Operators including BT and Spain's Telefónica , which is also thought to have doubts about tying its activities to OpenStack, are now collaborating through the Open Source MANO group, which actually builds on Telefónica's OpenMANO project. Another group, called OPEN-O, is being led by China Mobile Ltd. (NYSE: CHL) and expected to operate out of the Linux Foundation .

Commenting in February on the split, Caroline Chappell, a principal analyst with Heavy Reading , said: "OpenMANO would rather have something that supports hybrid clouds and wouldn't tie very closely to OpenStack, which may not stay the course for the future."

— Iain Morris, Circle me on Google+ Follow me on TwitterVisit my LinkedIn profile, News Editor, Light Reading

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About the Author(s)

Iain Morris

International Editor, Light Reading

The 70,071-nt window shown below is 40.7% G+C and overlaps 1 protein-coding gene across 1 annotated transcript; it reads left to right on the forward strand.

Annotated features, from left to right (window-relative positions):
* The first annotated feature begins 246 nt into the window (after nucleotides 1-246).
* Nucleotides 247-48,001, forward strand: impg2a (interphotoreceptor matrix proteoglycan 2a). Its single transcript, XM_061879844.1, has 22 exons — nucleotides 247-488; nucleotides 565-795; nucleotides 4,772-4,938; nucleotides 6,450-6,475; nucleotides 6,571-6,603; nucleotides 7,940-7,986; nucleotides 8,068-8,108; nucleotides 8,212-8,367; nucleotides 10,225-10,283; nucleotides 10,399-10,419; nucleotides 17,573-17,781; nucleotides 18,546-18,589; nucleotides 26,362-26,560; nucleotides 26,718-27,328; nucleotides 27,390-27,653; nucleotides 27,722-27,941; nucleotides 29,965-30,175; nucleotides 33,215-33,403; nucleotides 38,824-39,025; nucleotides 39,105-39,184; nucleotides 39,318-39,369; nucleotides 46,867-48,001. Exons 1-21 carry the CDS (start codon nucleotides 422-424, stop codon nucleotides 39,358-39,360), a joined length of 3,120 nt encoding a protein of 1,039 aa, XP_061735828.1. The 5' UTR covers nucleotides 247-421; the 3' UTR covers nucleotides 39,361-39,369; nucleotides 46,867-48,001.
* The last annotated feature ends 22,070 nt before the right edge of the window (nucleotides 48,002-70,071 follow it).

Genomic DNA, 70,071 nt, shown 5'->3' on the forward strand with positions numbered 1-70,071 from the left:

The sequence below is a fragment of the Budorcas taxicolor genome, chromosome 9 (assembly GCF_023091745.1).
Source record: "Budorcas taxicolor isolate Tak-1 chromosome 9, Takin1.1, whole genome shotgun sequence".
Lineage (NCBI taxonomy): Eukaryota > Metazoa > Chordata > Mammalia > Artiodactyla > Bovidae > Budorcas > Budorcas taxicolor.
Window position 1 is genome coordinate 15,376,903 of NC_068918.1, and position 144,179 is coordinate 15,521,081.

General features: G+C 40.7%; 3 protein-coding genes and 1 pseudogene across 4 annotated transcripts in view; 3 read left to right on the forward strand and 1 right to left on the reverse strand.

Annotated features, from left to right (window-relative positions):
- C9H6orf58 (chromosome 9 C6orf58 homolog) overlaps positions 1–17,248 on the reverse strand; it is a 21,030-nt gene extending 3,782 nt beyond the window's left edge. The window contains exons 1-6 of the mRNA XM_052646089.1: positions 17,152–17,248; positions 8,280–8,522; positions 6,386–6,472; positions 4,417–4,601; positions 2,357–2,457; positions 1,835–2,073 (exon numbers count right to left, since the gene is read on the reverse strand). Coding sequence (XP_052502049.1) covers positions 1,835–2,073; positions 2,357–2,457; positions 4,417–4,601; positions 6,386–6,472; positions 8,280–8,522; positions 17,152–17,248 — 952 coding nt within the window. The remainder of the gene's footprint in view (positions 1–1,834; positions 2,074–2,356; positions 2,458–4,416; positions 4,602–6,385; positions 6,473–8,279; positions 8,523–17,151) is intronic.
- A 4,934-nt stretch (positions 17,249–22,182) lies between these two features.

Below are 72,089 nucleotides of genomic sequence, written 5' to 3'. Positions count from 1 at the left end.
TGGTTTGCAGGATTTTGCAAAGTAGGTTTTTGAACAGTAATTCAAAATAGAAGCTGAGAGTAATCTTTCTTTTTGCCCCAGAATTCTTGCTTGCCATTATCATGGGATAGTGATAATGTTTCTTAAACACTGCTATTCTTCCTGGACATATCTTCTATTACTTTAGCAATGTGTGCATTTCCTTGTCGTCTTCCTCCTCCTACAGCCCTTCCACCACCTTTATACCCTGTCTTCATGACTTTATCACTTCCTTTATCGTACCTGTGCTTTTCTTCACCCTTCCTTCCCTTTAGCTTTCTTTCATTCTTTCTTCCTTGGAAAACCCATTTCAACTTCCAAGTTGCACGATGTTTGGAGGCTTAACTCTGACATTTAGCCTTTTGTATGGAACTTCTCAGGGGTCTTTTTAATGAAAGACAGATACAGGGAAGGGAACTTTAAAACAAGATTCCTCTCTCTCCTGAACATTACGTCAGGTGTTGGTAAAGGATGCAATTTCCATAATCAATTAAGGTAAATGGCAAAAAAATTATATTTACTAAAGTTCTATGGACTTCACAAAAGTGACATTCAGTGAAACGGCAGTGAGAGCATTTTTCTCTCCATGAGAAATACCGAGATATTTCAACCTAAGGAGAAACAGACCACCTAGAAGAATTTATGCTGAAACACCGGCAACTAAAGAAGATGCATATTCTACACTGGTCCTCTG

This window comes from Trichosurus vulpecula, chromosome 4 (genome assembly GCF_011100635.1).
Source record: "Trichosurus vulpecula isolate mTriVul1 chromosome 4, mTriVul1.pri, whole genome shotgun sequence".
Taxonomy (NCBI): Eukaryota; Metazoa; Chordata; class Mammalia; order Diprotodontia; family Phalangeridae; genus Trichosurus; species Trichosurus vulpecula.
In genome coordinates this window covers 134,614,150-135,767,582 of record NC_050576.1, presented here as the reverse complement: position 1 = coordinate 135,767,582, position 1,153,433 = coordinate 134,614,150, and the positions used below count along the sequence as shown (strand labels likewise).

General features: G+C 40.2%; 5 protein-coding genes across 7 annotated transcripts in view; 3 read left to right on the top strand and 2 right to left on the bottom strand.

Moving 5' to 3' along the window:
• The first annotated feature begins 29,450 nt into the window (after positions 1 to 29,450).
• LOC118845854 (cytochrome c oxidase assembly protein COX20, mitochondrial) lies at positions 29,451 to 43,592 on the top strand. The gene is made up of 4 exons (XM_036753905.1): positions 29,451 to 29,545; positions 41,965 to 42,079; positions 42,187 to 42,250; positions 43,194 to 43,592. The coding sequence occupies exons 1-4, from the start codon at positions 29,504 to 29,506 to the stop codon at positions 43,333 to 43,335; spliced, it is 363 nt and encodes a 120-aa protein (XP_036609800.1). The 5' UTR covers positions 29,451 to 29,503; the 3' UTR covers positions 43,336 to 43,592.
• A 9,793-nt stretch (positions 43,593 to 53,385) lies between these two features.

Iain Morris joined Light Reading as News Editor at the start of 2015 -- and we mean, right at the start. His friends and family were still singing Auld Lang Syne as Iain started sourcing New Year's Eve UK mobile network congestion statistics. Prior to boosting Light Reading's UK-based editorial team numbers (he is based in London, south of the river), Iain was a successful freelance writer and editor who had been covering the telecoms sector for the past 15 years. His work has appeared in publications including The Economist (classy!) and The Observer, besides a variety of trade and business journals. He was previously the lead telecoms analyst for the Economist Intelligence Unit, and before that worked as a features editor at Telecommunications magazine. Iain started out in telecoms as an editor at consulting and market-research company Analysys (now Analysys Mason).